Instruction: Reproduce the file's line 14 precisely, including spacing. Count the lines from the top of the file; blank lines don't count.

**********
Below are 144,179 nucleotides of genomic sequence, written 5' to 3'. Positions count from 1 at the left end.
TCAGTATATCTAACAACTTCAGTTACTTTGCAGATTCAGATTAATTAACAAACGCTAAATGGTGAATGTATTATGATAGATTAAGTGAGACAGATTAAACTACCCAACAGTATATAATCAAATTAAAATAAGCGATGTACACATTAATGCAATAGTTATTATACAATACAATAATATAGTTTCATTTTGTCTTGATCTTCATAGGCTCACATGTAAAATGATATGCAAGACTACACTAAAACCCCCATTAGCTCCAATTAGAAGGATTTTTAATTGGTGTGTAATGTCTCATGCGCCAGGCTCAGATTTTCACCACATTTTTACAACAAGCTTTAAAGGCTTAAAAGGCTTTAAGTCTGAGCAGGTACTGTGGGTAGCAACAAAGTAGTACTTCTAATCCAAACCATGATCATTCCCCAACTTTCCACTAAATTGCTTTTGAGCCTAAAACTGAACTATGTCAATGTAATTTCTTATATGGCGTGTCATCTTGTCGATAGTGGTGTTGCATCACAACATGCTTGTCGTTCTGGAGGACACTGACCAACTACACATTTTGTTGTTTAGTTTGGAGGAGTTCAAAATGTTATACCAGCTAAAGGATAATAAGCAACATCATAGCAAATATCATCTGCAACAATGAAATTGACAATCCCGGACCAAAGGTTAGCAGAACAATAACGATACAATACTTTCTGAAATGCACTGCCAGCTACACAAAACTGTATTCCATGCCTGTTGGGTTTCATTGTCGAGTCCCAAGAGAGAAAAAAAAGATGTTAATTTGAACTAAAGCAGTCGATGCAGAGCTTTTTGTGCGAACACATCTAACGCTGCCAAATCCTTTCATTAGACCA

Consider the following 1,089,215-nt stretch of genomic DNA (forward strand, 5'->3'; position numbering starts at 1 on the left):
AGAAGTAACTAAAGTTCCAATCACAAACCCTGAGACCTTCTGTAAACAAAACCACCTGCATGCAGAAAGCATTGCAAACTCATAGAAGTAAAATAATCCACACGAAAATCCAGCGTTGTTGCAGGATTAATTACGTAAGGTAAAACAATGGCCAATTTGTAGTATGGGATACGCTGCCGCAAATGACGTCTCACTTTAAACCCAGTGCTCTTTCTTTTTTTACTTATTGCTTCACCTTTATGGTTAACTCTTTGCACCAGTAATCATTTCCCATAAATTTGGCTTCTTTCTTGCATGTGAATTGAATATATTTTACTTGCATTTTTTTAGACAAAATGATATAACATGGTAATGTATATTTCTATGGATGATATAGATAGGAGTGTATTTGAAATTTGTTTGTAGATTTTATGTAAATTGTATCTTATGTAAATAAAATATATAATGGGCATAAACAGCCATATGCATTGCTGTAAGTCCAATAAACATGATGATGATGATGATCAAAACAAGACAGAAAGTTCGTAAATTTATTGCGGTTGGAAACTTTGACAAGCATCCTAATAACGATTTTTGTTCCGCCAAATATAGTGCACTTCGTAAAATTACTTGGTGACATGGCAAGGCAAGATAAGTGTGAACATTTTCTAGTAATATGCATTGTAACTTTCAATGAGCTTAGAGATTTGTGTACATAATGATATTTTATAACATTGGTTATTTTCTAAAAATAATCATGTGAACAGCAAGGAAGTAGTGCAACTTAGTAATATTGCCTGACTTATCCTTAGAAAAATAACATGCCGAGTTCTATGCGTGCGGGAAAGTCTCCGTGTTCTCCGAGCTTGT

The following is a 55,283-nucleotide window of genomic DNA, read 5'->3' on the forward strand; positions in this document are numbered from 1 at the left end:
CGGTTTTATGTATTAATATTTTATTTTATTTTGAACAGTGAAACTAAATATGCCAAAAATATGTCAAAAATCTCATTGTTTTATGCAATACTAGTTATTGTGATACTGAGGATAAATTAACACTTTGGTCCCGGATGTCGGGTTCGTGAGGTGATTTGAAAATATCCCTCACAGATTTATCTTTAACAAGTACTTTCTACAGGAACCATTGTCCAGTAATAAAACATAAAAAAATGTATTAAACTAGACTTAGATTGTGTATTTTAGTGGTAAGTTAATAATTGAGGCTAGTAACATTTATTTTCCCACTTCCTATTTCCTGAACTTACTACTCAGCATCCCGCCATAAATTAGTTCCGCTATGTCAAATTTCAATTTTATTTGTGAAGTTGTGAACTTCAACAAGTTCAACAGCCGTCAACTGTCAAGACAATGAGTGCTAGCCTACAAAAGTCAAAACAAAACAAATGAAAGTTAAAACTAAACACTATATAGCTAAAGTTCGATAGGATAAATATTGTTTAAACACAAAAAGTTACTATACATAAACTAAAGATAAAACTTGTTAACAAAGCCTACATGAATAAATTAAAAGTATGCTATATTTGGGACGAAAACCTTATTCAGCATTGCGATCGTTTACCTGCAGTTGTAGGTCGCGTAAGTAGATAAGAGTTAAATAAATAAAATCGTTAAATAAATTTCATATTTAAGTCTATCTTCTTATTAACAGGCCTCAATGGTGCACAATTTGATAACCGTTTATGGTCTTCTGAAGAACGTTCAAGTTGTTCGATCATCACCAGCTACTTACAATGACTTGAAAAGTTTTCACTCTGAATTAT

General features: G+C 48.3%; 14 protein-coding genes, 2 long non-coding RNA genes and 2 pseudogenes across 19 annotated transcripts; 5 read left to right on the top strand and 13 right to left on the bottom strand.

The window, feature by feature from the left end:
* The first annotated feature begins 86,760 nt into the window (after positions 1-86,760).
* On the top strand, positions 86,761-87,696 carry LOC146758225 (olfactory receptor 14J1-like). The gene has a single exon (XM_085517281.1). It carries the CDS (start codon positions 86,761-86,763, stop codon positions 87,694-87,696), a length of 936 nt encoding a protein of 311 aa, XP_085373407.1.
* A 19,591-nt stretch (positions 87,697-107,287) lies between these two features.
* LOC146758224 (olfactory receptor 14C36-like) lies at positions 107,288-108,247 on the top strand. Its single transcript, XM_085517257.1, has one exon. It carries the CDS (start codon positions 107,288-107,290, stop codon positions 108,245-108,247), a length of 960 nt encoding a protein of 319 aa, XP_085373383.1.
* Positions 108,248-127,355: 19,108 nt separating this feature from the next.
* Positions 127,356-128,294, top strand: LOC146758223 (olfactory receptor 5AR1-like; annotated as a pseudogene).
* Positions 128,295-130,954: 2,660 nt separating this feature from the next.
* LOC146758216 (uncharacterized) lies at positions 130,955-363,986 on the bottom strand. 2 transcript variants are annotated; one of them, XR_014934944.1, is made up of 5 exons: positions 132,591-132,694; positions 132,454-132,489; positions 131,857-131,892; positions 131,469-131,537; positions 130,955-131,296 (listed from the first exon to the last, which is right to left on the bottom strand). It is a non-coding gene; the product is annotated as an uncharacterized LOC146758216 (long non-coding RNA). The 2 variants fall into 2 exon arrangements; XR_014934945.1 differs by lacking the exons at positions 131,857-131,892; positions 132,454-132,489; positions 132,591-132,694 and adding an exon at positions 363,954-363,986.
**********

* Positions 127,356-128,294, top strand: LOC146758223 (olfactory receptor 5AR1-like; annotated as a pseudogene).